On Wednesday, November 19, 2008 the Missouri Housing Task Force, on which I serve, held their third meeting in Jefferson City at the State Capitol Building. The Task Force received public testimony from the Missouri Housing Development Commission, National Association of Home Builders, Federal Reserve Bank of St. Louis and the Missouri Real Estate Appraisers Commission.
Missouri Housing Development Commission Executive Director Pete Ramsel discussed a new program within the state agency entitled “Tax Credit Advance Loan Program” that aims at leveraging the $7,500 federal tax credit to provide down payment assistance. According to Ramsel, the new program would enable first-time homebuyers in need of closing cost and down payment assistance to borrow funds on a short-term basis in anticipation of the federal income tax credit from the recently authorized tax credit by the federal government. Without this temporary loan many homeowners cannot buy a house and benefit from this tax credit incentive for first time homebuyers. The MHDC quickly worked to create this program at the request of the Task Force as concerns were noted at the last meeting that there was no way to monetize the federal credit. MHDC Commissioners approved the program at their most recent meeting and they hope to have it operation by the beginning of ’09.
National Association of Home Builders Senior Economist Elliot Eisenberg testified on the cost of regulation on the housing industry and Missouri economy. Eisenberg noted that in 2007 the home construction industry accounted for 4% of the gross state product. The home building industry generated $8.4 billion in economic activity through 21,500 new construction permits. In addition, Eisenberg noted that for every 100 homes constructed a community receives $10.6 million in local income and generates $1.3 million in local tax revenues. Eisenberg stated that overregulation often prices potential new homeowners out of the market, which in turn further slows a depressed economy.
Federal Reserve Bank of St. Louis Assistant Vice President William Emmons discussed the issues facing the mortgage lending industry and the severity of the current economic situation. Emmons noted that the current crisis is major, but he does not believe we are heading into a recession.
Emmons blames Wall Street manipulation of the marketplace, failure by the federal government to properly regulate lenders, homebuyer financial illiteracy, high pressure mortgage brokers and irresponsible lenders for the mortgage crisis. Emmons discussed how the credit-default swap occurred and the drastic implications it brought on the mortgage lending industry. Emmons expects the federal government to continuing prosecuting lenders, brokers, realtors, builders, appraisers and borrows for several years to come.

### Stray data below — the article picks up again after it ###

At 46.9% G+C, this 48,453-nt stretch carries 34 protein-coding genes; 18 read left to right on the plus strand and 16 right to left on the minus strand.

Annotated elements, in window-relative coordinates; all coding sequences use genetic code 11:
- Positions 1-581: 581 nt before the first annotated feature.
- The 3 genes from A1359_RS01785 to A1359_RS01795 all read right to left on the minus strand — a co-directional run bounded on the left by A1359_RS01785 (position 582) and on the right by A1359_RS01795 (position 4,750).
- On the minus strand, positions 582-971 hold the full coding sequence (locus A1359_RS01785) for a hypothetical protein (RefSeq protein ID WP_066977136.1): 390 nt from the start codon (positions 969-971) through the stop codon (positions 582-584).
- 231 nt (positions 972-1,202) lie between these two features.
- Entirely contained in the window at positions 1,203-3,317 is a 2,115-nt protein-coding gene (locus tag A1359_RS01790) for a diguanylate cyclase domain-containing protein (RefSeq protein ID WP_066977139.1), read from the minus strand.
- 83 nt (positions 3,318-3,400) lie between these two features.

Emmons stated that too many consumers did not save enough money and had no buffer for a financial disaster and were unprepared when the economy slowed. Emmons stated that the Federal Reserve is aware of cases were lenders subjected themselves to a 100% loan to value ratio, which is unacceptable.
Emmons stated that the key to recovery will be Missouri’s ability to find sources of growth through jobs such as manufacturing. The Federal Reserve believes Missouri banks’ credit quality has declined, but overall they are safe and sound. Emmons concluded by stating that Missouri’s new home construction industry has collapsed and he does not see it recovering anytime soon.
MHDC Executive Director Pete Ramsel asked Emmons if Fannie Mae and Freddie Mac will recover and be back in business for the purchase of tax free bonds and low income housing tax credits. Emmons stated that he expects Fannie Mae and Freddie Mac to return to the market soon, but under a substantially different business model.
Missouri Real Estate Appraisers Commission provided an update on their recent dealings with an increased amount of complaints against licensed real estate appraisers. The Commission noted they have received a record number of complaints in 2008 and that a majority of the complaints are being submitted by the mortgage lending industry. Discussion took place among members regarding multiple appraisals for one property and the potential of lenders to shop from several appraisers for their preferred property valuation. Task Force Member David Griege of Paramount Mortgage quickly dispelled this possible scenario and stated that lenders always reserve the right for multiple opinions on property appraisals. Further, central Missouri Appraiser Ann Nunn Jones stated that licensed appraisers all have different ways of appraising property and it is seldom that two appraisers will come to agreement on an exact amount and that property valuations can be higher or lower for countless reasons.